This is an announcement of how terrible of a person I am when it comes to blogging. This just goes to show how EVERY time we go somewhere, I tell myself “Enjoy it now… write later.” I tell myself, “I’ll do it all when we get home. It’s no problem.” Then when we get home all that actually gets done immediately is laundry. So, I guess the good news is that I at least get our laundry done.
I can’t even tell you, off the top of my head, when this actually happened. Stark and I managed to arrange my last follow up with my narcolepsy specialist around the coveted new moon so we could star gaze in our favorite place together, Zion National Park. It is only with the help of Google that I can tell you that during that the full moon was the last week of May. So this must’ve been then! In fact, it is coming back to me now.
After so many visits to ZIon, we’ve pretty much hiked everything at least once from the Southern side of Zion National Park. What we hadn’t done yet was hike The Narrows. You can either get a permit and hike a 24 hour hike from the top of The Narrows, down. Or, if time isn’t on your side and camping equipment isn’t anything you have on hand, you can do the top-up hike for 10 riveting (or should I say… rivering?) miles in the water.
For us, May was still pretty cold. Most of the water was from the later part of the snow run off. So we needed legit dry suits and proper wet shoes that are also made for hiking. Thankfully the Zion rental shop handed us hiking sticks. We would have never thought about hiking sticks, but I can tell you now, you’ll die without one!
Although the river looks calm, don’t be fooled. The reason the video is so calm is for no other reason than we hadn’t yet bought a chest strap for our GoPro, so we could literally only hold the camera when things were easy going. The truth is, you’re going to break something, slip, fall, and land very unpleasantly if you don’t have a walking stick to brace yourself against the flow of the river as you cross back and forth.
With a bag stuffed with homemade protein bars, we were well prepared. In fact, it even got a little warm despite the shadows of the canyon. We had a late start for anything suggested when hiking The Narrows, but we still dedicated a hard 6 or 7 hours to the task. We stopped at what we thought was the Orderville turn off for a light lunch and some snacks. Other than that, it was fighting the current all the way up and then turning around very quickly to come back.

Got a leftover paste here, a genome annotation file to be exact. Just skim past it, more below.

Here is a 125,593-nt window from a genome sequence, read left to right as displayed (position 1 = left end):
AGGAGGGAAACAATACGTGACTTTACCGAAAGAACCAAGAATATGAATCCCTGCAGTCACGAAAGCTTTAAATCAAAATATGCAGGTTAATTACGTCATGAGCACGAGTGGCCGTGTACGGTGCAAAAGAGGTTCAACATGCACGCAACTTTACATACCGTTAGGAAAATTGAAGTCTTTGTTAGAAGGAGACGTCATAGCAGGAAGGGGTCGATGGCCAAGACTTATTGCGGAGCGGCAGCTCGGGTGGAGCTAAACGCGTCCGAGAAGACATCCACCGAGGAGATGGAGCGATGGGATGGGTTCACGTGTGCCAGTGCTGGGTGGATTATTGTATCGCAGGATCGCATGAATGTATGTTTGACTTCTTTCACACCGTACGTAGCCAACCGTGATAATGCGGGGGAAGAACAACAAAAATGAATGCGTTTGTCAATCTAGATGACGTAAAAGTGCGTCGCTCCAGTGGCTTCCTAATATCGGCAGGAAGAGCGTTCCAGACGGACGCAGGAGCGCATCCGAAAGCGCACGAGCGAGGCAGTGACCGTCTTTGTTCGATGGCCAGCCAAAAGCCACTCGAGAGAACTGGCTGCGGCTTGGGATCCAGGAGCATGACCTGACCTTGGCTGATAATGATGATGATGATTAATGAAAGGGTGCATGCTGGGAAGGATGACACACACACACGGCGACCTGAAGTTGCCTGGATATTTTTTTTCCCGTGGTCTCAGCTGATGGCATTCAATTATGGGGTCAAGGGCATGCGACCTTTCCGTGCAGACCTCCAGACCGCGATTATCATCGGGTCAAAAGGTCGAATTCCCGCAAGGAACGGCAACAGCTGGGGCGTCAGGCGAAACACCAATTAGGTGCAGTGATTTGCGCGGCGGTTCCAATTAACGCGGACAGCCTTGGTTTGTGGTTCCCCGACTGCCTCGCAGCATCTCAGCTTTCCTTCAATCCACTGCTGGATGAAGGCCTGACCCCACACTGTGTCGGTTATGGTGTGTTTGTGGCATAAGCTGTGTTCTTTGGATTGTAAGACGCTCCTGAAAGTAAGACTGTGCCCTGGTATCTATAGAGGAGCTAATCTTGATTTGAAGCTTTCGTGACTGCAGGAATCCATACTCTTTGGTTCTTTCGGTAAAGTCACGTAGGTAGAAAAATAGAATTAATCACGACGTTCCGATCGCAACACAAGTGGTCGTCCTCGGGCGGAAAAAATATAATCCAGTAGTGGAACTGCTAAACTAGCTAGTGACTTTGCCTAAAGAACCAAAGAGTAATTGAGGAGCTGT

You see, it had been raining the two days before. This hike is closed when even the slightest indication of rain is within miles of Zion as you’ll pretty much always experience a flash flood in the deep set of the canyon. We were so worried we wouldn’t be able to hike, but conditions cleared up just for the day… until it was time to turn around. You could hear an increase in rain water coming through springs and down small waterfalls. It quickly grew colder. We could piece two and two together to determine that rain was washing down from far away, but it didn’t seem too concerning. But things change swiftly when in the middle of the river. By the time we felt a drop here or there without even any real serious rain, we could tell that the current was significantly stronger than our hike up.
Thankfully, hiking down is much faster. We were able to book it out of the entire canyon – 5 miles back, in just 2 1/2 hours – a little more than half the time it took us to get up there. The tricky part about hiking down, is keeping your step. When you hike up, against the current, you can take your time to secure your foot and brace yourself aerodynamically into the white water. On your way down? Not so much. As you hike down, the water is constantly threatening to sweep you off your feet. You’re hiking from higher ground to lower ground. Every inch counts, and every inch makes you feel like you’re going to fall into the deep swimming holes that were less obvious now that the entire river was moving.
That’s exactly what we did. With a whirl and a twirl, there was one section on the way down that Stark went under and I nearly went with him trying to catch him by the back pack. Even he noted at the time that if one of us had to get soaked and freezing, at least it was him. I had a lot more layers packed on and probably would have gone into full on defeatist mode if it were me. We were so close to being out though. So in the end, it wasn’t a terrible problem.
In the end, we pried off all our wet gear and discovered just what a full day of water socks and boots will do to your feet. (Let’s just say, it took until about a month ago for us to heal entirely).
Embedded, you’ll find a short video that doesn’t even describe the adventure, but at least it gives you a teaser. If you want to hike The Narrows, you can visit The Narrows website here: http://www.nps.gov/zion/planyourvisit/narrowsbottomup.htm
Written October 2014 and back dated to May 2014! Forgive me…